Small organisation therefore - If it plugs in and doesn't make food it's an IT thing.
Yup my job too, but I'm the security guy and don't even work in IT yet the MCSE qualified employees still look to me when they can't figure out why something isn't working.
All I do is Google the problem yet that seems beyond them.
You need to keep buying. But looking on Ebay you can pick up an annual O365 code for £10 or less.
These little tablets are quite zippy but I'm not sure how they would do for any serious multitasking. You can pick up an outlet Dell Venue 11 tablet with an i5 intel processor and 4Gb Ram for £300 or a bit less for an i3. You're into genuine laptop rivals there and they should be able to handle just about anything short of gaming.
They have bit of a bad rep if you look up the reviews but a BIOS update deals with most of those issues. We have a large number of these at work and they work well and are popular with the users. Probably double the weight of the Linx tablet if that's an issue.
I know a few people with these now, mainly the 10" version. For the most part they are happy with the devices using them as low powered laptops. The OS install and only 32Gb of on board storage doesn't give much remaining space so an SDCard is really a necessity.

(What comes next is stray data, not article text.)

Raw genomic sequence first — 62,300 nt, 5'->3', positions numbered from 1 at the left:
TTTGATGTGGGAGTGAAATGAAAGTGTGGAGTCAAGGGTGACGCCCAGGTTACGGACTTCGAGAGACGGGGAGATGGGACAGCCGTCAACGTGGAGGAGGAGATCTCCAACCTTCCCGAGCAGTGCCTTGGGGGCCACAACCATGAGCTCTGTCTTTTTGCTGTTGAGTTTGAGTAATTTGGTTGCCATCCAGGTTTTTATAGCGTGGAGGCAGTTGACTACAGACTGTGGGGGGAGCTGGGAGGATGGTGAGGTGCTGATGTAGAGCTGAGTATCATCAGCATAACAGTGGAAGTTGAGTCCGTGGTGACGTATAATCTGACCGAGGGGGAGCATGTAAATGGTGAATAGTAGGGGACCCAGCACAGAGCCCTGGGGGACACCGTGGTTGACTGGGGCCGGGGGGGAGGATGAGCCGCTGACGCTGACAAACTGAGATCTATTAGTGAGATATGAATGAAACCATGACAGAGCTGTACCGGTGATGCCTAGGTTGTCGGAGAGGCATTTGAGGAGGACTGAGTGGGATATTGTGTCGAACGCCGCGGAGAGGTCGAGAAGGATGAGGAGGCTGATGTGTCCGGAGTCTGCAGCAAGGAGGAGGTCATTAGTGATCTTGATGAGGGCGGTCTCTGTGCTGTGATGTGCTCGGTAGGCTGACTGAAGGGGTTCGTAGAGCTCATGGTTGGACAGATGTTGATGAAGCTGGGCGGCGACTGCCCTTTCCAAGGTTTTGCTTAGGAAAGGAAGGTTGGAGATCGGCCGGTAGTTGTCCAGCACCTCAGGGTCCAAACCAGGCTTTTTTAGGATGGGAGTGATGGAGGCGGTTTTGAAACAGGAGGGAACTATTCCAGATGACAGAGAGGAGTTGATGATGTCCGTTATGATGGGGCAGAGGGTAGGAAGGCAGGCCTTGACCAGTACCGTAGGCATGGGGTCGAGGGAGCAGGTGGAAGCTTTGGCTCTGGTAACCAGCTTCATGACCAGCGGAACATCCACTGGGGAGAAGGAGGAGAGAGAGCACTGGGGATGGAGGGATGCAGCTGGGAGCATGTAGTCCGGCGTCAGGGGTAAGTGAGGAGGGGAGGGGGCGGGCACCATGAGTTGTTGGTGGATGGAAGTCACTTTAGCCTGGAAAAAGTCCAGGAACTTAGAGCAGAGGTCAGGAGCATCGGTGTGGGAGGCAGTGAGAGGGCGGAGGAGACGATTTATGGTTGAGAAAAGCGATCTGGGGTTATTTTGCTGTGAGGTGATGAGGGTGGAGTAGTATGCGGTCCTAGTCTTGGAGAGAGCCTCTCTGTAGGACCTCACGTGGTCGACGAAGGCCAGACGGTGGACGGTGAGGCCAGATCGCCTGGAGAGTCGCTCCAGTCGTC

Most people comment that the screen isn't glorious and the build quality isn't wonderful and the location of the physical buttons is a bit odd but overall more than decent for the price point.
Linx have a cash back offer of £30 on the 7/8 and £50 on the 10". It's not straightforward and depends on you buying from the right shop and trading in a decent 7" tablet. they won't accept any junk Ebay tablet. So it's debatable whether you would want to give up a decent tablet for £50.
Staples also did these at a give away price before Xmas. I missed out on a £89 10" which would have been a bargain.
Like all platforms it works best when you stay within the ecosystem. So Outlook works well with Outlook.com, One drive works well with Windows. When you cross ecosystems that's when things tend to get tricky but I guess they are all built to do that.
The versions of windows that people get as close to loving as I think is going to happen were the OSs that just worked, quietly got on with their job and let people do things on the computer that they wanted. I'm thinking Win 2000, XP and 7.
If they get back to that then Win10 will be popular.
Win8 wasn't bad, it was just touch focussed and therefore shit without touch. It was fast and secure, it they'd sorted the interface it would have done fine.